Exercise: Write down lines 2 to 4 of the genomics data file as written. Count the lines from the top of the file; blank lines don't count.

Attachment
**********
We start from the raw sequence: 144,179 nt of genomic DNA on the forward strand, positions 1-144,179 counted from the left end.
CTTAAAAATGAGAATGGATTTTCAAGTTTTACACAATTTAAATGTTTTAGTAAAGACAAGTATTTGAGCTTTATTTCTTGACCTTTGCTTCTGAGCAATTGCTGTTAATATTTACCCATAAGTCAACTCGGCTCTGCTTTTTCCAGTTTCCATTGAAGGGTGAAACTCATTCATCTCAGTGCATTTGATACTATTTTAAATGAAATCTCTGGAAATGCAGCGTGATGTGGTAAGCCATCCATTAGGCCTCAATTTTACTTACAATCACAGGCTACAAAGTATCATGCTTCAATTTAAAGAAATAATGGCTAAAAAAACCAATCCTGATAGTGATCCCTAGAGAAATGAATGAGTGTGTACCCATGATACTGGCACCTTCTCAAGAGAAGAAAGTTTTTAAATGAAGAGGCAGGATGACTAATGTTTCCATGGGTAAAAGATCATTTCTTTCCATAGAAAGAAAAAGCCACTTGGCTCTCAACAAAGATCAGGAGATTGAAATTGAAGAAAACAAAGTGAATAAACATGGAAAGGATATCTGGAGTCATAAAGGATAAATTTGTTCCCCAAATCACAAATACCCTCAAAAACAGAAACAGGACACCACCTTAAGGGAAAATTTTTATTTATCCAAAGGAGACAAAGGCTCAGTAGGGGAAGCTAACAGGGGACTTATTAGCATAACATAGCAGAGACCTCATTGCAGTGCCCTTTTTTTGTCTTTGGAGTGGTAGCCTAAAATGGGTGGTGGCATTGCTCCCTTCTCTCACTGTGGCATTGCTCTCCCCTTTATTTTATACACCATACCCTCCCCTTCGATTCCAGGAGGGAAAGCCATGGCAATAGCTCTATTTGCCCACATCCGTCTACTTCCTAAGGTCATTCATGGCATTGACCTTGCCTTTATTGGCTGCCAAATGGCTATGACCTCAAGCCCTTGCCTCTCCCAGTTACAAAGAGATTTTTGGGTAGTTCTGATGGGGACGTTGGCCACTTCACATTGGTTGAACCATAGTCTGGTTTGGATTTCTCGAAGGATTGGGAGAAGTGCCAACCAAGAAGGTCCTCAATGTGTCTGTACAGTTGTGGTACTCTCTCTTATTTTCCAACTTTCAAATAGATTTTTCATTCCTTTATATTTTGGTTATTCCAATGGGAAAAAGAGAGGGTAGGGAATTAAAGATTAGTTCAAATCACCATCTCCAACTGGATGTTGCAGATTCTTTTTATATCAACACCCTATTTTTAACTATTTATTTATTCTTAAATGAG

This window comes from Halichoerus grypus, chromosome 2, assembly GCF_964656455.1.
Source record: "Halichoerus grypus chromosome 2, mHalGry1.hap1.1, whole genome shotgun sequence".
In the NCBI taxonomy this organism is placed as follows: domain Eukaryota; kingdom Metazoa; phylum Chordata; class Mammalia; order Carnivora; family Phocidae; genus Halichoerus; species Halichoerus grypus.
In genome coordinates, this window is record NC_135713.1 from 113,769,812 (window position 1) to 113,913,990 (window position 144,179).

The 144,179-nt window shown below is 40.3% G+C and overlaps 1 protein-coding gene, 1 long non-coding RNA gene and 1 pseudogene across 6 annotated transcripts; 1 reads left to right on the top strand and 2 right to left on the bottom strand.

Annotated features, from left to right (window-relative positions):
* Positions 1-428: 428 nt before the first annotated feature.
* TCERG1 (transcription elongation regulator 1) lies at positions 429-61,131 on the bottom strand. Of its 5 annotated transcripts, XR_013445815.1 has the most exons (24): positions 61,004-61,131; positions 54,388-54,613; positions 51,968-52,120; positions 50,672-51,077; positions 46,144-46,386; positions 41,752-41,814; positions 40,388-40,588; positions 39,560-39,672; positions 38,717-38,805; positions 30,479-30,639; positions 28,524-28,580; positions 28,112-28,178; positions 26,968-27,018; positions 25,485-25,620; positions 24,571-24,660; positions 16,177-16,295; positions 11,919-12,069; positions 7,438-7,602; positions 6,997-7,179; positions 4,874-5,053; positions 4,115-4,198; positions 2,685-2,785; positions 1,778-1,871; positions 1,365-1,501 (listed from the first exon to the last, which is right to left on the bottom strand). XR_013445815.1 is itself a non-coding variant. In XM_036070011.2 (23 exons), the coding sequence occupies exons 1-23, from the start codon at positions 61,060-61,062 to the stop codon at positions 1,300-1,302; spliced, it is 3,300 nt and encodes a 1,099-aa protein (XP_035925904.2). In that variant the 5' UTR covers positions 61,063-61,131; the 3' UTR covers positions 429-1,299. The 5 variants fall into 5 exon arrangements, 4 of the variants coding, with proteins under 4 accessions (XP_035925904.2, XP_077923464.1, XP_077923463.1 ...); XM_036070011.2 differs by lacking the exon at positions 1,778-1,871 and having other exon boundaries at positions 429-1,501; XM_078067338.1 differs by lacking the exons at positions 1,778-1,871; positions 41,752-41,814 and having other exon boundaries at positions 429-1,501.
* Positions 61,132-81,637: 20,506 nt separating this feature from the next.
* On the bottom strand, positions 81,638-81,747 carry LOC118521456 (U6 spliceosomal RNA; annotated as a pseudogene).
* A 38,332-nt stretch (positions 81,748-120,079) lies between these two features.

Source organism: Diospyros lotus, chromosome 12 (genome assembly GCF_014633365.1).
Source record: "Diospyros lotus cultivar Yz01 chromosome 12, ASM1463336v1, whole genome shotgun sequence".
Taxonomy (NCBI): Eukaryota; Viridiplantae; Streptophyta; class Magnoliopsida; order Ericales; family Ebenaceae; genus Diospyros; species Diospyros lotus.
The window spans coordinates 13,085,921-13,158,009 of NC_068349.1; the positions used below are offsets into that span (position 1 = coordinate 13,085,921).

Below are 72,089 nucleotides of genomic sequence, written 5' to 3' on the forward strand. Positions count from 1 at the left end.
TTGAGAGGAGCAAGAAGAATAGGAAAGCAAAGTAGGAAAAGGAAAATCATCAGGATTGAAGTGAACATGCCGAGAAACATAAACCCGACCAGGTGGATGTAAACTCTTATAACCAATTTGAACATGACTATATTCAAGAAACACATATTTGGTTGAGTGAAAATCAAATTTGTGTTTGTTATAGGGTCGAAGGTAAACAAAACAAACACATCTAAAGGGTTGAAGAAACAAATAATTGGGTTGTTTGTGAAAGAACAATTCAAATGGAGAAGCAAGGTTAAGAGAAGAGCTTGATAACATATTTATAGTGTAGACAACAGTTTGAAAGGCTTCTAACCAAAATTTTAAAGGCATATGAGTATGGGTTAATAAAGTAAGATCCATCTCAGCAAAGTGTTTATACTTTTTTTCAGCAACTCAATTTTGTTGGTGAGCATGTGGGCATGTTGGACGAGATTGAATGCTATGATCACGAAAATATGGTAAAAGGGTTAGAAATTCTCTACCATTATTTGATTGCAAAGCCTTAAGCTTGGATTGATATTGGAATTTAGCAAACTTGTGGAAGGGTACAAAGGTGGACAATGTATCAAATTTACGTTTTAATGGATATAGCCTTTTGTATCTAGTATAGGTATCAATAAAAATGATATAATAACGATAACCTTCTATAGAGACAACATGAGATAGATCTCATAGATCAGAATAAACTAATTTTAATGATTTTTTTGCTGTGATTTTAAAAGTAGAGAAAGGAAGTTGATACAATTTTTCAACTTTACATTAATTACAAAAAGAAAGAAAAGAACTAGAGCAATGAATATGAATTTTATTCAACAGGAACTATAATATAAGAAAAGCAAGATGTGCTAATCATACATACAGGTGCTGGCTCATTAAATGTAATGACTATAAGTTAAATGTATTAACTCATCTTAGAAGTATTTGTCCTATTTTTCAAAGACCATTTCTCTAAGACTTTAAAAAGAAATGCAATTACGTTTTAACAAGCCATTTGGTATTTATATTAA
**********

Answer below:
CTTAAAAATGAGAATGGATTTTCAAGTTTTACACAATTTAAATGTTTTAGTAAAGACAAGTATTTGAGCTTTATTTCTTGACCTTTGCTTCTGAGCAATTGCTGTTAATATTTACCCATAAGTCAACTCGGCTCTGCTTTTTCCAGTTTCCATTGAAGGGTGAAACTCATTCATCTCAGTGCATTTGATACTATTTTAAATGAAATCTCTGGAAATGCAGCGTGATGTGGTAAGCCATCCATTAGGCCTCAATTTTACTTACAATCACAGGCTACAAAGTATCATGCTTCAATTTAAAGAAATAATGGCTAAAAAAACCAATCCTGATAGTGATCCCTAGAGAAATGAATGAGTGTGTACCCATGATACTGGCACCTTCTCAAGAGAAGAAAGTTTTTAAATGAAGAGGCAGGATGACTAATGTTTCCATGGGTAAAAGATCATTTCTTTCCATAGAAAGAAAAAGCCACTTGGCTCTCAACAAAGATCAGGAGATTGAAATTGAAGAAAACAAAGTGAATAAACATGGAAAGGATATCTGGAGTCATAAAGGATAAATTTGTTCCCCAAATCACAAATACCCTCAAAAACAGAAACAGGACACCACCTTAAGGGAAAATTTTTATTTATCCAAAGGAGACAAAGGCTCAGTAGGGGAAGCTAACAGGGGACTTATTAGCATAACATAGCAGAGACCTCATTGCAGTGCCCTTTTTTTGTCTTTGGAGTGGTAGCCTAAAATGGGTGGTGGCATTGCTCCCTTCTCTCACTGTGGCATTGCTCTCCCCTTTATTTTATACACCATACCCTCCCCTTCGATTCCAGGAGGGAAAGCCATGGCAATAGCTCTATTTGCCCACATCCGTCTACTTCCTAAGGTCATTCATGGCATTGACCTTGCCTTTATTGGCTGCCAAATGGCTATGACCTCAAGCCCTTGCCTCTCCCAGTTACAAAGAGATTTTTGGGTAGTTCTGATGGGGACGTTGGCCACTTCACATTGGTTGAACCATAGTCTGGTTTGGATTTCTCGAAGGATTGGGAGAAGTGCCAACCAAGAAGGTCCTCAATGTGTCTGTACAGTTGTGGTACTCTCTCTTATTTTCCAACTTTCAAATAGATTTTTCATTCCTTTATATTTTGGTTATTCCAATGGGAAAAAGAGAGGGTAGGGAATTAAAGATTAGTTCAAATCACCATCTCCAACTGGATGTTGCAGATTCTTTTTATATCAACACCCTATTTTTAACTATTTATTTATTCTTAAATGAG

This window comes from Halichoerus grypus, chromosome 2, assembly GCF_964656455.1.
Source record: "Halichoerus grypus chromosome 2, mHalGry1.hap1.1, whole genome shotgun sequence".